Posts From May, 2012

I Love This Book! The Culture Code

Build Your Project Team Culture

The Culture Code Reveals the Power of Safety

“When we talk about courage, we think it’s going against an enemy with a machine gun. The real courage is seeing the truth and speaking the truth to each other.”
         –Dave Cooper, Retired, Commander Master Chief, SEAL Team Six (From The Culture Code, by Daniel Coyle)

Why is it so hard to see the truth and speak the truth to each other? Why does that demand courage? And, can any team reach their potential without this ability?

Safety: The Foundation of High Performance

Daniel Coyle, in his new book, The Culture Code, offers three necessary cultural elements of what he calls “highly successful groups.” These elements are safety, vulnerability, and purpose. After reading the first few chapters, I became convinced that safety should be the primary focus for every leader, especially project leaders

I’ve always thought of safety at the office and in my work group as physical safety. Coyle refocused my attention to that of emotional safety. Frankly, I am surprised I haven’t seen it before. I’ve been reading and writing about project team performance for about twenty years. I’ve always known that trust is crucial to creativity and innovation, but Coyle’s angle brought a fresh light on the foundational role of safety. His theme is that for teams to reach their potential, each member must feel safe enough emotionally to be vulnerable. Vulnerability is critical to giving and receiving authentic feedback, which is the only way a group will improve its performance. Feedback within the group is directed toward serving the purpose. Purpose becomes the North Star. That logic is tough to dispute.

Project teams are temporary, formed to accomplish something unique. These teams solve problems and make decisions every day. Versatile’s high-performance team checklist lists nine characteristics that enable a team to survive the “give and take” of creativity and problem solving while maintaining trust and keeping relationships intact. But I have to admit that emotional safety has always been assumed, rather than explicitly called out.

Coyle’s logic, that safety precedes trust and trust precedes authentic feedback and team learning, lays bare the importance of establishing emotional safety within our teams. The quote at the beginning of this article comes from a key story in the SEAL Team Commander’s evolution as a leader. In Cooper’s early career he advised a superior that a particular course of action was dangerous and should be avoided. That superior ignored his  advice and the result was exactly what Cooper had feared. Cooper took away from that experience a desire to be the kind of leader that invited opposing points of view and encouraged criticism from every member of his team.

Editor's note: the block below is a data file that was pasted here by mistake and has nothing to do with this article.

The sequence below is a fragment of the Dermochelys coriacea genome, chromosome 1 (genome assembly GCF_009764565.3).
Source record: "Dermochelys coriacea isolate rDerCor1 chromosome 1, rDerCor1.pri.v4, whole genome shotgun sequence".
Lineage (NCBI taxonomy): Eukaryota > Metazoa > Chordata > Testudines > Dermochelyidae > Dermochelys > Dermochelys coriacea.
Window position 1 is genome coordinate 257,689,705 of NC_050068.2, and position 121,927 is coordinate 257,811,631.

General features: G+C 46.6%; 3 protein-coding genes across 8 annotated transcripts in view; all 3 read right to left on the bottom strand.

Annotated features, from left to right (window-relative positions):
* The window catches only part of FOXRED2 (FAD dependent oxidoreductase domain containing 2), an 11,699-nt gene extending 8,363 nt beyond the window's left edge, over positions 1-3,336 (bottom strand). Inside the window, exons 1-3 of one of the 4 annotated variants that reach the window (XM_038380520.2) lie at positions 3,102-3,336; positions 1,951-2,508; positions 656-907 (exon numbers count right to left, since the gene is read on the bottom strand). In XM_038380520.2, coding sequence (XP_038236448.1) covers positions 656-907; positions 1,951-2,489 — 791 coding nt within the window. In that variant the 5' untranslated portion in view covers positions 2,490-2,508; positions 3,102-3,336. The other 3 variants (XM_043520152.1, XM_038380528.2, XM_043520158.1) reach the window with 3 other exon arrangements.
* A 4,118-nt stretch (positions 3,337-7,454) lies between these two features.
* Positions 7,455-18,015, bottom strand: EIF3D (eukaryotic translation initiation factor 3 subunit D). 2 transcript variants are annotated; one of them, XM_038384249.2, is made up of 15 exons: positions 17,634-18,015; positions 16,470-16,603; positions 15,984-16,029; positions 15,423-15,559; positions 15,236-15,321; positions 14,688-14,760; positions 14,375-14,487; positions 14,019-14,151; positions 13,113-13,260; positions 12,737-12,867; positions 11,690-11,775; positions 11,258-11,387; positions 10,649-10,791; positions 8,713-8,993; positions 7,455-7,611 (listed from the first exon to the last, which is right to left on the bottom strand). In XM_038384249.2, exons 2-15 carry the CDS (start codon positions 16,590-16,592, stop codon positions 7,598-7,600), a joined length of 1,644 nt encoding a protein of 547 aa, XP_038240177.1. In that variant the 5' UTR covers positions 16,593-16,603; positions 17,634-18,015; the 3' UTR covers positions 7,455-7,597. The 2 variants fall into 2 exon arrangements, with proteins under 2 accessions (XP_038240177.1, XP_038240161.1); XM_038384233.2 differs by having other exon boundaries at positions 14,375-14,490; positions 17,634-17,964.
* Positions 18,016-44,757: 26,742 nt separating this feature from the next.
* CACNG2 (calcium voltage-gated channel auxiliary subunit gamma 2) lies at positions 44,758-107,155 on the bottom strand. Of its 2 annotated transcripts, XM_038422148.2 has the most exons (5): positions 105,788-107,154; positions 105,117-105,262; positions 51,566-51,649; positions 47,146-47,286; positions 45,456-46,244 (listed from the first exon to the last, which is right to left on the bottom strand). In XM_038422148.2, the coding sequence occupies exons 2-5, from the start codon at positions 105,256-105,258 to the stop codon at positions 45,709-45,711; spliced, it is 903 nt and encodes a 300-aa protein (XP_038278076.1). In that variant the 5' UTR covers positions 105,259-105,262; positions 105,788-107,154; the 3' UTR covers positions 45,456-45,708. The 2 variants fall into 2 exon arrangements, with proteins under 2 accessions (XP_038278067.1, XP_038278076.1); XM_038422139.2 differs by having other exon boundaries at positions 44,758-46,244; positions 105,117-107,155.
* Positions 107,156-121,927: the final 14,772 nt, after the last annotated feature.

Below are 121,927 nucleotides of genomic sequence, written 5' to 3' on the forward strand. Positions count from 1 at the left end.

The Primary Focus of Every Project Leader

Do you want your team to “see the truth and speak the truth to each other”? What could be more important? From creation of a business case and charter, through risk identification, scheduling, and daily problem-solving, your team is making decisions and working through conflicts.  Every day of every project is affected by team culture. Pick up Daniel Coyle’s Culture Code. He illustrates his theme with stories from a wide range of teams and follows up with specific actions for the reader. I predict his lessons will stick with you and reignite your focus on team culture.

CIO's Describe Successful Projects

"What makes an IT project successful?"

That was the simple question that I posed to CIO's as I was developing the 4th edition of The Fast Forward MBA in Project Management. They answered with one voice: "The project delivers business value."

That's tough to dispute, yet it challenges project leaders in a whole new way and has implications for how we run projects.

First, it demands that we know how to define business value.  Requirements and specifications can tell us what the product or system has to do, but they can miss the point of WHY the project is being pursued.  

On time and on budget still count, but we'll have to tie them to the actual business case. Most importantly, it assumes that the project team can see through the eyes of their stakeholders. 

Is any of this really new?  The best project managers have always delivered business value, but the attention from CIO's is new. To deliver business value there are three clear focus areas:

  1. Business analysts must have a prominent role on the project team from the beginning.  BA's define business value during Enterprise Analysis. (See the IIBA standards to learn more.)
  2. The project's business case describes the real justification for spending organizational resources.  Again, no news here, but organizations that really do this well have the business case/project justification as a standardized input into a disciplined portfolio management process. (I described portfolio management in an earlier post.)
  3. Stakeholder focus and attentiveness.  The next edition of the PMBoK (the Fifth Edition) will include a new knowledge area: Stakeholder Management.  Why the new emphasis?  Again, its the need to tie project deliverables to business results.  Attending to our stakeholders will give us a better understanding of the intended business value. (Look for commentary on this new knowledge area in future posts.)

Here's the real change: project managers can't just deliver to spec any more. The Triple Constraint of time, budget, and quality must be viewed through the lens of business value. And that's good news, because when we deliver business value, we increase our own value.